Official Title: Effects of Continuous Positive Airway Pressure Therapy on Myocardial Energetics and Sympathetic Nerve Function in Patients With Heart Failure and Obstructive Sleep Apnea.
Study Start Date : July 2005
Actual Primary Completion Date : June 2011
Actual Study Completion Date : December 2011

Resource links provided by the National Library of Medicine

Arm Intervention/treatment
Active Comparator: 1
Heart Failure-OSA Group, randomized to early CPAP
Other: Positron Emission Tomography
PET imaging at baseline, 1 week and 6-8 weeks. CPAP begins after baseline PET scan.
Other Name: PET

Active Comparator: 2
Heart Failure-OSA Group, randomized to late CPAP
Other: Positron Emission Tomography
PET imaging at Baseline, 1 week and 6-8 weeks. CPAP begins after 6-8 week PET scan.
Other Name: PET

Heart Failure- no OSA, no CPAP therapy, observational group
Other: Positron Emission Tomography
PET scan at baseline and 6-8 weeks, no CPAP therapy
Other Name: PET

Primary Outcome Measures :
  1. Measurements of oxidative metabolism (11C clearance rate constant 'k') and WMI [ Time Frame: at 6-8 weeks ]
    The differences in the measurements of oxidative metabolism (11C clearance rate constant 'k') and WMI will be analyzed using t-tests for the treatment groups

  2. C-11 Hydroxyephedrine (HED) retention [ Time Frame: 6-8 weeks ]
    C-11 HED retention will be a measure myocardial SN pre-synaptic function in treatment groups

Secondary Outcome Measures :
  1. Changes in other parameters including New York Heart Association (NYHA) class, HR, BP, LV volumes, stroke work-index, and QoL scores will also be analyzed. The subgroups of ischemic and non-ischemic etiology will be analyzed [ Time Frame: at 6-8 weeks ]

Information from the National Library of Medicine

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Ages Eligible for Study:   18 Years and older   (Adult, Older Adult)
Sexes Eligible for Study:   All
Accepts Healthy Volunteers:   No

Inclusion Criteria:

  • systolic LV dysfunction (LVEF<40%; by echocardiography, radionuclide or contrast ventriculography)
  • symptoms of HF: NYHA Class II to III
  • stable condition with optimally tolerated medical therapy, unchanged for > 4 weeks
  • Obstructive sleep apnea (OSA) diagnosed on nocturnal polysomnogram with an apnea/hypopnea index (AHI) >15 events/hr and a predominantly obstructive pattern(more than 80% of events being obstructive in nature)OR
  • no OSA: defined as AHI<5 (control subjects) will be matched with the OSA group for gender, age + 5 years, ejection fraction (EF) +5%, drug therapy and etiology of HF (ischemic or non-ischemic)
  • willingness to receive CPAP therapy
  • informed consent

Exclusion Criteria:

  • unstable angina or recent myocardial infarction (MI) (<4 weeks prior)
  • severe valvular dysfunction
  • requirement for revascularization
  • a permanent pacemaker
  • atrial fibrillation
  • significant ventricular arrhythmia or sinus node dysfunction
  • life expectancy less than 1 year due to other co-morbidity
  • significant restrictive and obstructive lung disease
  • concomitant treatment or use of: tricyclic antidepressants, cocaine or drugs which may alter catecholamine uptake; or hypnotic, benzodiazepine, selective serotonin reuptake inhibitors(SSRI), neuroleptic, narcotic or other medications which may alter sleep or sleep-disordered breathing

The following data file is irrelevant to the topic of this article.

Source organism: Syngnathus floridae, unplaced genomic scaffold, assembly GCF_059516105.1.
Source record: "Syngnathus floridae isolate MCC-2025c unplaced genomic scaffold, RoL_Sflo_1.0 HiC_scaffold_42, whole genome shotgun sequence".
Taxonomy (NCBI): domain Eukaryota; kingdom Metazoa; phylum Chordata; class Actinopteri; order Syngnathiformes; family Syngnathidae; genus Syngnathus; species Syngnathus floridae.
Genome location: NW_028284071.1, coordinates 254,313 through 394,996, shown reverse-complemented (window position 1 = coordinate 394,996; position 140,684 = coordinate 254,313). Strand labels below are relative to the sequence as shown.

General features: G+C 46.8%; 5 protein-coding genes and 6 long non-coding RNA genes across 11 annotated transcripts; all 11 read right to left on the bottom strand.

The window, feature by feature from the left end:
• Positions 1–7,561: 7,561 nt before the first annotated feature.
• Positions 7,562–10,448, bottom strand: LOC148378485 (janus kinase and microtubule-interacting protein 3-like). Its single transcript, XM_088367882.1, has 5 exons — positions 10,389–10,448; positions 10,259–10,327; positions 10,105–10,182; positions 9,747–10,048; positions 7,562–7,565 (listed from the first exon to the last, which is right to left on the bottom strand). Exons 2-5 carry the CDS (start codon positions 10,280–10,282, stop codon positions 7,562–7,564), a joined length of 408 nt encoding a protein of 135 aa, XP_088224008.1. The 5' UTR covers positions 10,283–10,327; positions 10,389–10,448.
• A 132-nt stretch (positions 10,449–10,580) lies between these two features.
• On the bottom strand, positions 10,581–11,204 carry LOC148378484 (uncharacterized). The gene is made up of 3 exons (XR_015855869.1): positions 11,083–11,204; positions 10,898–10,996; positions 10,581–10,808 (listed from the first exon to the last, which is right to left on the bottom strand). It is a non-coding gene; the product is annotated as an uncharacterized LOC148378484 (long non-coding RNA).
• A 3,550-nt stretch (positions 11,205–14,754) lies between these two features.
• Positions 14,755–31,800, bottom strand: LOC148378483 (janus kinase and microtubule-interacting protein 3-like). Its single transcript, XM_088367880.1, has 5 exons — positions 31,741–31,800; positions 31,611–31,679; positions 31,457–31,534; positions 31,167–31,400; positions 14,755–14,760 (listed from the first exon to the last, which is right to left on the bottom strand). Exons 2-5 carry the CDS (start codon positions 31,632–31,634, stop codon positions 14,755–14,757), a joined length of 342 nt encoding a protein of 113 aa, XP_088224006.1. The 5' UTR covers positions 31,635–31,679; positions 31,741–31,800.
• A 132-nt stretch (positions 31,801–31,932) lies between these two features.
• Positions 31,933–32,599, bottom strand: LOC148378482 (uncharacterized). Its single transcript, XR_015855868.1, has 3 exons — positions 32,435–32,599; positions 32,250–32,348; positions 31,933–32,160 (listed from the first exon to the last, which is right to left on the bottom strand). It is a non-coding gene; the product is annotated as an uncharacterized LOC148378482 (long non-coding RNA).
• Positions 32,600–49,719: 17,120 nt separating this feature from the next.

• central sleep apnea
  • other primary sleep disorder (i.e. periodic limb movement with arousal >5 events/hr, narcolepsy, rapid eye movement (REM) behaviour disorder)
  • requiring supplemental oxygen therapy at night
  • debilitating daytime somnolence (indicating clear-cut indication for CPAP therapy)
  • a previous cardiac transplant
  • a large transmural scar defined on previous perfusion imaging(severe resting perfusion defect (<50% uptake) occupying >25% of the LV)148-150
  • age < 18 years
  • pregnant or breast-feeding

Information from the National Library of Medicine

To learn more about this study, you or your doctor may contact the study research staff using the contact information provided by the sponsor.

Please refer to this study by its identifier (NCT number): NCT00756366

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Canada, Ontario
University of Ottawa Heart Institute
Ottawa, Ontario, Canada, K1Y 4W7
Sponsors and Collaborators
Ottawa Heart Institute Research Corporation
Heart and Stroke Foundation of Ontario
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Principal Investigator: Rob S Beanlands, MD, FRCP C Ottawa Heart Institute Research Corporation
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Responsible Party: Rob Beanlands, Robert S Beanlands, MD, FRCPC, Chief of Cardiology, Ottawa Heart Institute Research Corporation Identifier: NCT00756366    
Other Study ID Numbers: 2005982-01H
HSFO #NA5665
HSFO #T6426
First Posted: September 22, 2008    Key Record Dates
Last Update Posted: May 30, 2018
Last Verified: May 2018
Keywords provided by Rob Beanlands, Ottawa Heart Institute Research Corporation:
positron emission tomography
myocardial energetics
sympathetic nerve function
Additional relevant MeSH terms:
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Sleep Apnea Syndromes
Sleep Apnea, Obstructive
Heart Failure
Heart Diseases
Cardiovascular Diseases
Respiration Disorders
Respiratory Tract Diseases
Signs and Symptoms, Respiratory
Signs and Symptoms
Sleep Disorders, Intrinsic
Sleep Wake Disorders
Nervous System Diseases